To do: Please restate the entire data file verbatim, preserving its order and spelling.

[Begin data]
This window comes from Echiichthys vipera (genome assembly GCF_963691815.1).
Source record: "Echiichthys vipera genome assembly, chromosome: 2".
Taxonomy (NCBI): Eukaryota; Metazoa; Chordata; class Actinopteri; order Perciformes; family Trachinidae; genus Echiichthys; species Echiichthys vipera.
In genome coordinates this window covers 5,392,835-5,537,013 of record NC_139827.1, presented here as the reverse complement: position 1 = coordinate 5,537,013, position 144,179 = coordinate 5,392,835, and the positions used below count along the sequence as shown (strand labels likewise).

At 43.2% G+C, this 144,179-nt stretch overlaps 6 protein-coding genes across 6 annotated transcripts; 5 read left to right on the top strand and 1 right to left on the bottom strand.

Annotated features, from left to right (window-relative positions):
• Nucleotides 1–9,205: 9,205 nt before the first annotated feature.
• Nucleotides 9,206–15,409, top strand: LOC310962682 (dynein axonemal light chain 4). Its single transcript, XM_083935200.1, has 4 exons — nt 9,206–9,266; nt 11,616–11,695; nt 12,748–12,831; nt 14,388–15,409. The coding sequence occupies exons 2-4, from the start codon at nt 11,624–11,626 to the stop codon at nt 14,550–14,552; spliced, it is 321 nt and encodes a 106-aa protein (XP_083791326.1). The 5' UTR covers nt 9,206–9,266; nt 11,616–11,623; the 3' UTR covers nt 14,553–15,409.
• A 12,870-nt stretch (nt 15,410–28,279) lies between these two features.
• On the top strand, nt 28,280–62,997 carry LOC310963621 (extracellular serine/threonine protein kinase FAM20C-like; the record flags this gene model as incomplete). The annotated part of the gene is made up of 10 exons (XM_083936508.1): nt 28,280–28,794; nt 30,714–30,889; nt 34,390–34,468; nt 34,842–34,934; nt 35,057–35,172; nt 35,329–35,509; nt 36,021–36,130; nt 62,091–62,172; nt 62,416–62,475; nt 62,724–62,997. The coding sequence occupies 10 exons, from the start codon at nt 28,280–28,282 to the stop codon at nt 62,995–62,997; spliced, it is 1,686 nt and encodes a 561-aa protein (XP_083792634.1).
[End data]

This window comes from Echiichthys vipera (genome assembly GCF_963691815.1).
Source record: "Echiichthys vipera genome assembly, chromosome: 2".
Taxonomy (NCBI): Eukaryota; Metazoa; Chordata; class Actinopteri; order Perciformes; family Trachinidae; genus Echiichthys; species Echiichthys vipera.
In genome coordinates this window covers 5,392,835-5,537,013 of record NC_139827.1, presented here as the reverse complement: position 1 = coordinate 5,537,013, position 144,179 = coordinate 5,392,835, and the positions used below count along the sequence as shown (strand labels likewise).

At 43.2% G+C, this 144,179-nt stretch overlaps 6 protein-coding genes across 6 annotated transcripts; 5 read left to right on the top strand and 1 right to left on the bottom strand.

Annotated features, from left to right (window-relative positions):
• Nucleotides 1–9,205: 9,205 nt before the first annotated feature.
• Nucleotides 9,206–15,409, top strand: LOC310962682 (dynein axonemal light chain 4). Its single transcript, XM_083935200.1, has 4 exons — nt 9,206–9,266; nt 11,616–11,695; nt 12,748–12,831; nt 14,388–15,409. The coding sequence occupies exons 2-4, from the start codon at nt 11,624–11,626 to the stop codon at nt 14,550–14,552; spliced, it is 321 nt and encodes a 106-aa protein (XP_083791326.1). The 5' UTR covers nt 9,206–9,266; nt 11,616–11,623; the 3' UTR covers nt 14,553–15,409.
• A 12,870-nt stretch (nt 15,410–28,279) lies between these two features.
• On the top strand, nt 28,280–62,997 carry LOC310963621 (extracellular serine/threonine protein kinase FAM20C-like; the record flags this gene model as incomplete). The annotated part of the gene is made up of 10 exons (XM_083936508.1): nt 28,280–28,794; nt 30,714–30,889; nt 34,390–34,468; nt 34,842–34,934; nt 35,057–35,172; nt 35,329–35,509; nt 36,021–36,130; nt 62,091–62,172; nt 62,416–62,475; nt 62,724–62,997. The coding sequence occupies 10 exons, from the start codon at nt 28,280–28,282 to the stop codon at nt 62,995–62,997; spliced, it is 1,686 nt and encodes a 561-aa protein (XP_083792634.1).